45

I'm verifying with mockito that a method has been called. The method:

public void createButtons(final List<Button> buttonsConfiguration) {...}

Since It doesn't matter which list is passed I verify that the method is called as follows:

verify(mock).createButtons(Matchers.anyListOf(Button.class));

But, the size of the List is important. So, it doesn't matter which List but the list has to have X elements.

Is that possible at all?

81

One way is to use a Captor

ArgumentCaptor<List> captor = ArgumentCaptor.forClass(List.class);
verify(mock).createButtons(captor.capture());
assertEquals(x, captor.getValue().size()); // or if expecting multiple lists:
assertEquals(x, captor.getValues().size());

See http://docs.mockito.googlecode.com/hg/org/mockito/Mockito.html#15 for the documentation.

You could also use a custom argument matcher. The documentation shows an example that does exactly what you want:

http://docs.mockito.googlecode.com/hg/org/mockito/ArgumentMatcher.html

 class IsListOfTwoElements extends ArgumentMatcher<List> {
     public boolean matches(Object list) {
         return ((List) list).size() == 2;
     }
 }

 List mock = mock(List.class);
 when(mock.addAll(argThat(new IsListOfTwoElements()))).thenReturn(true);
 mock.addAll(Arrays.asList("one", "two"));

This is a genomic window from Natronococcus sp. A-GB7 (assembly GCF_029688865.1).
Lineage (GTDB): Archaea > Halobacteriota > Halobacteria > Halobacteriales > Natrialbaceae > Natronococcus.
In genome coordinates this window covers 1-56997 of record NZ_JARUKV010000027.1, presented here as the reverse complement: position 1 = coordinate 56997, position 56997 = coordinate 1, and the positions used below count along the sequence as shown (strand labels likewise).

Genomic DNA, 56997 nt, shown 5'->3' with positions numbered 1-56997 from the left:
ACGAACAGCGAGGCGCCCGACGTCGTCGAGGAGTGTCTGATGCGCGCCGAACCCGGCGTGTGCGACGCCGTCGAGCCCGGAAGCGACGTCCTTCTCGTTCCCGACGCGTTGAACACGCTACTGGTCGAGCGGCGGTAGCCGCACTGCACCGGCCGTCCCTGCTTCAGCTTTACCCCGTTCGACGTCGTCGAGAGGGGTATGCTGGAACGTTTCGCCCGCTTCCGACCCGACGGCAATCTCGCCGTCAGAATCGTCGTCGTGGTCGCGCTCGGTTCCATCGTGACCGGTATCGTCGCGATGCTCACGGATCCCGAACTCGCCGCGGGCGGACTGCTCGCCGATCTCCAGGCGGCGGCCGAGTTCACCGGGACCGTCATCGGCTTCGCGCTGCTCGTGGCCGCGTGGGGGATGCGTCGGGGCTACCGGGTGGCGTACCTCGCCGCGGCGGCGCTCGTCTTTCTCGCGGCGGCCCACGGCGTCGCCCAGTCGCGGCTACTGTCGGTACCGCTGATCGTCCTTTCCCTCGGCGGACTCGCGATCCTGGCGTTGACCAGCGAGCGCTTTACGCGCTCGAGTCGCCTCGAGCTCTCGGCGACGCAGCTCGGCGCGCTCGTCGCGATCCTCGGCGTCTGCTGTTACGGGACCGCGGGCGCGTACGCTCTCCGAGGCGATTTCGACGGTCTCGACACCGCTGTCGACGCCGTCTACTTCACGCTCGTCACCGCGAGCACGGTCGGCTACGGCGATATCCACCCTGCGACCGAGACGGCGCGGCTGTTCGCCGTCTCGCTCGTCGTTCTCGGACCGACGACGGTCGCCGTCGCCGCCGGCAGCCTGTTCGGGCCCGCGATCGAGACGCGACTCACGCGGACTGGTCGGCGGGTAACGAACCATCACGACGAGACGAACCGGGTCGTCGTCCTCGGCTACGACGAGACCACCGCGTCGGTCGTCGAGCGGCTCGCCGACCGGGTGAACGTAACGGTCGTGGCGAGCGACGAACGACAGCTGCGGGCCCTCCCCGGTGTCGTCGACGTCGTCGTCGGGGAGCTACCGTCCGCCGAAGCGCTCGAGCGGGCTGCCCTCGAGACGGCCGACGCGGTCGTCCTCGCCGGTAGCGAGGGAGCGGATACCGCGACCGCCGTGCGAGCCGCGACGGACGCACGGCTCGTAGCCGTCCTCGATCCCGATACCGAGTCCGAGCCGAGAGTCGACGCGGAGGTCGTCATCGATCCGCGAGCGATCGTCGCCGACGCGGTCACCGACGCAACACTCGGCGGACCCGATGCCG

verify(mock).addAll(argThat(new IsListOfTwoElements()));

You could, for instance, also add a constructor so you can specify list size desired, etc.

3
  • 4
    Future readers: Beware that, despite being in the Mockito documentation verbatim, this example ArgumentMatcher isn't tolerant of null or non-List types. This can cause NPE or ClassCastException. A more comprehensive solution may use TypeSafeMatcher<List>, or a guard like if (!(list instanceof List)) return false. – Jeff Bowman Mar 10 '16 at 18:01
  • this ArgumentCaptor<List> captor = ArgumentCaptor.forClass(List.class); cannot accept a typed list no? something like ArgumentCaptor List<String> – Shilan Jun 19 '18 at 13:58
  • Tedious. See gertas' answer below – vikingsteve May 13 '20 at 12:24
25

Hamcrest (hamcrest-library jar) provides a simpler way.

verify(mock).addAll((List) argThat(IsCollectionWithSize.hasSize(4)));

or with static import org.hamcrest.collection.IsCollectionWithSize;

verify(mock).addAll((List) argThat(hasSize(4)));
2
  • 3
    This will work if your argument is Collection. If you have List you need to cast. – Andrii Karaivanskyi Feb 23 '17 at 12:18
  • 6
    Yep, and just to clarify: you would have to cast it like this: verify(mock).addAll((List)argThat(IsCollectionWithSize.hasSize(4))); – icyerasor Apr 7 '17 at 18:47
23

With Mockito 3.x you can use Java 8 lambda expressions:

verify(mock).createButtons(argThat(list -> list.size() == 5));

With Mockito 2.x similar:

verify(mock).createButtons(argThat(list -> ((List) list).size() == 5));

To check emptiness it is even easier:

verify(mock).createButtons(argThat(List::isEmpty));
2
  • 6
    should be the top answer for simplicity – notacorn Jan 20 '20 at 22:58
  • 1
    Fabulous. Thank you. Please upvote this to infinity – vikingsteve May 13 '20 at 12:24
1

Here is the working example for me:

  List<Object> objects = mock(List.class);
  when(objects.size()).thenReturn(1000);

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